Guidelines for Decision About DAP • Creating a caring community of learners. • Teaching to enhance development and learning. • Constructing appropriate curriculum • Assessing children's learning and development • Establishing reciprocal relationships with families
Policies essential for achieving DAP in early childhood programs • NAEYC recommendations to policymaking groups • A comprehensive professional preparation and development system is in place to ensure that ECE programs are staffed with qualified personnel. • Ensure that funding is provided to ensure adequate staffing of early childhood programs • Ensure fair staff compensation to minimize attrition and promote continuity between adults and children. • Resources and expertise are available to provide safe, stimulating learning environments with a sufficient variety of appropriate materials and equipment. • Adequate systems for regulating and monitoring the quality of early childhood programs are in place • Community resources are available and used to support the comprehensive needs of children and families. • Alternative methods are employed when children do not make expected learning process (i.e., focused time, individualized instruction, tutoring). • Early childhood programs use multiple indicators to chart progress in children's development and learning and regularly report children’s progress to parents.
Assessing Developmentally Appropriate Practice • DAP. The process of professionals making decisions about the well-being and education of children based on at least three important kinds of information or knowledge: • What is known about a child’s development and learning • Age related characteristics • Safe and appropriate resources • Knowledge of appropriate interactions and task competencies • What is known about the strengths, interests, and needs of each child. Otherwise, it is difficult to develop an appropriate curriculum. • Knowledge of the social and cultural contexts in which the children reside. • By accommodating a curriculum in this manner, we ensure relevance an adaptation to their community and family. • Perhaps the greatest challenge of DAP is knowing the characteristics of your audience (cultural practices, developmental stage, significant handicaps or delays).
Challenge to Developing Curriculum Purely on Developmental Norms • While consistent developmental outcomes in children occur within similar time frames, many decisions of developmental competency are based on identified “norm or average.” • These statistical categories often fail to reflect a considerable proportion of children in general settings. • Range tells a better story than central tendency. • Much of our knowledge of developmental norms is based on dominant culture norms • This fails to recognize developmental equivalences across other cultures. • Future models and curriculums must incorporate a greater diversity of cultures.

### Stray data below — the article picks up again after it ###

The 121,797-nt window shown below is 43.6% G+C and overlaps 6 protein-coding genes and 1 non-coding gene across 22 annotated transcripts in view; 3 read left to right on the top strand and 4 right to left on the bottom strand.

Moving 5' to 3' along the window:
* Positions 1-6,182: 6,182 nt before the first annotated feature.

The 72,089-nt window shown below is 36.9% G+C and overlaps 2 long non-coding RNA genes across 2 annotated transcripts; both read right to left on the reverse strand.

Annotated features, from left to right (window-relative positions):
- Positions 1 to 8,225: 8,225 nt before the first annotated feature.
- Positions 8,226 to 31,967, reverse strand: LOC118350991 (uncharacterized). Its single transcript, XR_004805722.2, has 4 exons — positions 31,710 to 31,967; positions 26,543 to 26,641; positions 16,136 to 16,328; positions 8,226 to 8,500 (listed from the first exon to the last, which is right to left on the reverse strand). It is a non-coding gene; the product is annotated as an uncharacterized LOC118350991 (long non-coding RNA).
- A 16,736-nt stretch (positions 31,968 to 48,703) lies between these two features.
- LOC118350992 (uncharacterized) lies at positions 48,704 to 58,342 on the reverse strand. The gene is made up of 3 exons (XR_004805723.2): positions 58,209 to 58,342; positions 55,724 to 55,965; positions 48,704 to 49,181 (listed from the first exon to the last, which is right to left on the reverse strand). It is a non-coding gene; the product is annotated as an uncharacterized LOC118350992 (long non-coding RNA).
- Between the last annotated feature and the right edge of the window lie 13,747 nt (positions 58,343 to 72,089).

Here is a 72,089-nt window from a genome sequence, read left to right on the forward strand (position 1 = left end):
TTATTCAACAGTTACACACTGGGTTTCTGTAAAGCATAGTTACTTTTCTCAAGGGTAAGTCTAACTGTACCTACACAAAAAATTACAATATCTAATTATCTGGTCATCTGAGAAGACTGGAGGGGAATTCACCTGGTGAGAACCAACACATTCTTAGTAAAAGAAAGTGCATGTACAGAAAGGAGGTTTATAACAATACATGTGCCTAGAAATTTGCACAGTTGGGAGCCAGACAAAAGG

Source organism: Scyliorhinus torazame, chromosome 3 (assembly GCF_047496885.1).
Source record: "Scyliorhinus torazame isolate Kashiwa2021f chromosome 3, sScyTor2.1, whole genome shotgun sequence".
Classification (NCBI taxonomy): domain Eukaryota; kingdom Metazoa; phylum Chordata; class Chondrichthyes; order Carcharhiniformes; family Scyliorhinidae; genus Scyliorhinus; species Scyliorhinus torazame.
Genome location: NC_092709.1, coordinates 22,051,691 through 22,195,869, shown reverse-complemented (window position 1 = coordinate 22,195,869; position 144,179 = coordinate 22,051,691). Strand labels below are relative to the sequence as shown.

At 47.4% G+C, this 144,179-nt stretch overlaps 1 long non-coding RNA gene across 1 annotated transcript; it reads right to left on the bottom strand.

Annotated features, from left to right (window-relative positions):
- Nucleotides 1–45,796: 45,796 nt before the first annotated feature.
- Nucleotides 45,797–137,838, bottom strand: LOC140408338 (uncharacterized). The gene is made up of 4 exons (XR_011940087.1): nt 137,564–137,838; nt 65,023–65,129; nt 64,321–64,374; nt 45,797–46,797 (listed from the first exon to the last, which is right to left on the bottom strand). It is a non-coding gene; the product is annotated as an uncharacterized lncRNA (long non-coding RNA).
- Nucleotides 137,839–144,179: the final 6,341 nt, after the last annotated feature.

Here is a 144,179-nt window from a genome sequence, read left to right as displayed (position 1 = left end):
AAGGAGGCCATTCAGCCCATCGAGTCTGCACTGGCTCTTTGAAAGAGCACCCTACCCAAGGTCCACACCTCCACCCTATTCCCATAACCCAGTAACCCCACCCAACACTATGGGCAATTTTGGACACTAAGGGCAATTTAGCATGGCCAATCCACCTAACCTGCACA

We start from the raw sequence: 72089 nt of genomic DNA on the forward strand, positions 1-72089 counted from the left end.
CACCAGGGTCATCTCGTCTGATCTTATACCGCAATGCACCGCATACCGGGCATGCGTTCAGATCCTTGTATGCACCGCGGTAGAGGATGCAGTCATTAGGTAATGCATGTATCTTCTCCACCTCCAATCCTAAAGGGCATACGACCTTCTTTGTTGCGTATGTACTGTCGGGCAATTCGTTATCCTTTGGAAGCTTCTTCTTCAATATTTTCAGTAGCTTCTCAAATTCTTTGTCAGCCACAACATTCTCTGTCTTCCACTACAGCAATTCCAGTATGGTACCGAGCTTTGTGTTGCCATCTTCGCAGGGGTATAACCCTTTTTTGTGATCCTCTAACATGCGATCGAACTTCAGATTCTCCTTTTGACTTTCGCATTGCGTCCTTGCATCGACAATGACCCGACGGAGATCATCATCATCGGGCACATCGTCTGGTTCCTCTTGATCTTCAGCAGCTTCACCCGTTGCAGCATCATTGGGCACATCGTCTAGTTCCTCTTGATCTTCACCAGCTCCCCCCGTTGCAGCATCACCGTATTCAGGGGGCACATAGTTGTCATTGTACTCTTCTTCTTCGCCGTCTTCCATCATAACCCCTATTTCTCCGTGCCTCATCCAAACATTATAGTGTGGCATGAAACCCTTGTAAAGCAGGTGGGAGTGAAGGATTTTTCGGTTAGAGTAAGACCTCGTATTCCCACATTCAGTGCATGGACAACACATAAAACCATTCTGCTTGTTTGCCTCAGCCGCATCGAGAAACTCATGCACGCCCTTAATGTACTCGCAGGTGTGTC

Why Focus on Culture? • 20% of Head Start’s population come from non-English dominant homes. • 50% of all kindergarten students in Texas are Hispanic.
More on Culture • In the past, we have used culture more as a political tool to divide people—stressing differences and ignoring commonalities. • Discuss studies on culture, intelligence, and socioeconomic status • Culture consists of a set of rules or expectations for the behavior of group members that are passed on from one generation to the next. • Culture is not just rituals and celebrations. • Culture is rules that influence behavior, give meaning to events and experiences in families and communities. • Cultures are not stagnant. Cultures borrow customs and traditions from each other. • The congruence of culture, preschools, and educational settings create an ease for learning for children. The reverse often forces children to decide between their culture and their learning setting. Ex. • Latino father teaches child to respect teacher by looking down when the teacher is talking. The teacher purports that she cannot reach the child because he want even look her in the eyes when she is talking. • Everyone is influenced by culture (even teachers). We must be certain that our own beliefs and values do not hinder our ability to effectively work with children of different values. • What happens when the values and beliefs of teachers significantly contradict the values and beliefs of families in which the children reside?